viragovɪˈrɑ goʊ, -ˈreɪ-
a noisy or scolding or domineering woman
amazon, virago (noun)
a large strong and aggressive woman
(said of a woman) Given to undue belligerence or ill manner at the slightest provocation; a shrew, a termagant
(said of a woman) scolding, domineering, highly opinionated; a fishwife, a nag
(said of a woman) rough, loud, and aggressive
pertaining to a virago
A virago is a woman who demonstrates exemplary and heroic qualities. The word comes from the Latin word vir, meaning virile '' to which the suffix -ago is added, a suffix that effectively re-genders the word to be female. The word virago has almost always had an association with cultural gender transgression. A virago, of whatever excellence, was still identified by her gender. There are recorded instances of viragos, such as Joan of Arc, fighting battles, wearing men's clothing, or receiving the tonsure. This could cause social anxiety. For this reason, the word virago could also be used disparagingly, to imply that a virago was not excellent or heroic, but was instead violating cultural norms. Thus virago joined pejoratives such as termagant and shrew to demean women who acted aggressively or like men.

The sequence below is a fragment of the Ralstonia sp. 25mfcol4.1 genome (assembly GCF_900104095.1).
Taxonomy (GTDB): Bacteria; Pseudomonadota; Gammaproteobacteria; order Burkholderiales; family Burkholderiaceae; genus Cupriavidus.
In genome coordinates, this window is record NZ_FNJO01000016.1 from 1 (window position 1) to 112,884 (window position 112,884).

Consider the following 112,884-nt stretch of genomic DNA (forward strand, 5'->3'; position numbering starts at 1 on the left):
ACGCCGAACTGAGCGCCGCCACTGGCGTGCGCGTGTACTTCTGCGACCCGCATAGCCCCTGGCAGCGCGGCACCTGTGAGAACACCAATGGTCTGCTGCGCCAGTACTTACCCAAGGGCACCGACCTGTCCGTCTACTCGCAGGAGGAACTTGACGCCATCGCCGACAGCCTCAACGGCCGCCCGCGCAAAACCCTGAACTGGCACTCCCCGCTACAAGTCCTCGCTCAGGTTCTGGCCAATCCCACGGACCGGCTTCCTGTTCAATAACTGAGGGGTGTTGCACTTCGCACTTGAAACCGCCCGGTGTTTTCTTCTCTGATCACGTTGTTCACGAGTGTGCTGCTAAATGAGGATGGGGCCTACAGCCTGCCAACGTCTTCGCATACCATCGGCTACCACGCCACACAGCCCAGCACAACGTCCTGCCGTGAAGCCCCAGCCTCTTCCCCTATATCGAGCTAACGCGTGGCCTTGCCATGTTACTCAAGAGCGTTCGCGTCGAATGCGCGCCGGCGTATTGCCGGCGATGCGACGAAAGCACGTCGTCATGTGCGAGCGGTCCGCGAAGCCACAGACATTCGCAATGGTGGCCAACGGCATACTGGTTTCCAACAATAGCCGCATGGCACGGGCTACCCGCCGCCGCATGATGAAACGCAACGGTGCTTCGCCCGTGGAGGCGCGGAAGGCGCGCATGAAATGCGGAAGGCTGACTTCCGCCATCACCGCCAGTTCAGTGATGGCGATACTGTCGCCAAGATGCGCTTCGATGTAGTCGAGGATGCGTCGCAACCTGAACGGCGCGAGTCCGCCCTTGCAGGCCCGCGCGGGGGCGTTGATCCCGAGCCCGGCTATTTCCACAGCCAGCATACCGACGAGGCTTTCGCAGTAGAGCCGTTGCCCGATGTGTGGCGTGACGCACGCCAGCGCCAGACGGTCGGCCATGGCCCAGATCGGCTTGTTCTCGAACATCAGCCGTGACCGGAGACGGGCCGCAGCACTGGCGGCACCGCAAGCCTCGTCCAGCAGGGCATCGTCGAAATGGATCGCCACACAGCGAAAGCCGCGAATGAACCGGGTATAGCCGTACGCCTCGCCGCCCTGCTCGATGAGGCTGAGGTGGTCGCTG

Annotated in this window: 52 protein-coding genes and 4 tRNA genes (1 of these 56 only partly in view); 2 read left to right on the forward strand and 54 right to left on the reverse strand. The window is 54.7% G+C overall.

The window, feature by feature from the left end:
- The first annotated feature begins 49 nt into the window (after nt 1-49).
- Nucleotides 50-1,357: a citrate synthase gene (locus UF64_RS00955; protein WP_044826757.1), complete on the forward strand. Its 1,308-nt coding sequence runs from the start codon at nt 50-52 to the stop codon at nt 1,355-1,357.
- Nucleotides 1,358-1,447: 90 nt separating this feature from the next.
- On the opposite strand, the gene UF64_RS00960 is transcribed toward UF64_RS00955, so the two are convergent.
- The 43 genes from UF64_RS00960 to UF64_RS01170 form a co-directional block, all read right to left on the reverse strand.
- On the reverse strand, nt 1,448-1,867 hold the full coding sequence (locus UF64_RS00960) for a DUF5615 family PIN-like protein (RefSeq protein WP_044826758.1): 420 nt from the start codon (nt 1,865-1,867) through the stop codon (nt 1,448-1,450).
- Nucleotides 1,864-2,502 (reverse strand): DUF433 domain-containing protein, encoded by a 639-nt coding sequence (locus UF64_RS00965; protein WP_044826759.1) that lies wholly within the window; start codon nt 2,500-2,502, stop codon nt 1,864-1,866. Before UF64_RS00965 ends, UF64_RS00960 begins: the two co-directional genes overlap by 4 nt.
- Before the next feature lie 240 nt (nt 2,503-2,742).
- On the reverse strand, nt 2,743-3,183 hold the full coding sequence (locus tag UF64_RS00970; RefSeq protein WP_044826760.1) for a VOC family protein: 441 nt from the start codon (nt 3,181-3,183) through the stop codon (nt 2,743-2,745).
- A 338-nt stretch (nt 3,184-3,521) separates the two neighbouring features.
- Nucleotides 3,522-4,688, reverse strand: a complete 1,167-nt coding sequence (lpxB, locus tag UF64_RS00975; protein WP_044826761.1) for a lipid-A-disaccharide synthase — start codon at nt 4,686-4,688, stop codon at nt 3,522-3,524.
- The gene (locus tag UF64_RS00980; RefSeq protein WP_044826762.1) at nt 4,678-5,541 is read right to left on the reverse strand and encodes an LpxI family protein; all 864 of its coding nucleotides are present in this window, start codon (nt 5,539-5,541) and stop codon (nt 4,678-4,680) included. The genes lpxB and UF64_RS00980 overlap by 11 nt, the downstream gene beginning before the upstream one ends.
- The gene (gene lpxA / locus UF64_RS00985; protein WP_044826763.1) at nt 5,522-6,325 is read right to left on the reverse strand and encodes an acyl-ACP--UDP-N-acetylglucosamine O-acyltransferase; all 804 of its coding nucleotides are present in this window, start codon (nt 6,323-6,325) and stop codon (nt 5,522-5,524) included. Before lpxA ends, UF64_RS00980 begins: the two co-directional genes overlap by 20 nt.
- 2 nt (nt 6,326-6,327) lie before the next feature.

A virago is a woman who demonstrates abundant masculine virtues. The word comes from the Latin word virāgō (genitive virāginis) meaning vigorous' from vir meaning "man" or "man-like" (cf. virile and virtue) to which the suffix -āgō is added, a suffix that creates a new noun of the third declension with feminine grammatical gender. Historically, this was often positive and reflected heroism and exemplary qualities of masculinity. However, it could also be pejorative, indicating a woman who is masculine to the exclusion of traditional feminine virtues. Modern use of the word virago generally takes the disparaging sense. Thus virago joined pejoratives such as termagant, mannish, amazonian and shrew to describe women who acted aggressively or like men. The word virago has almost always had an association with cultural gender transgression. There are recorded instances of viragos (such as Joan of Arc) fighting battles, wearing men's clothing, or receiving the tonsure.
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"virago." Kamus.net. STANDS4 LLC, 2023. Web. 9 Dec. 2023. <https://www.kamus.net/english/virago>.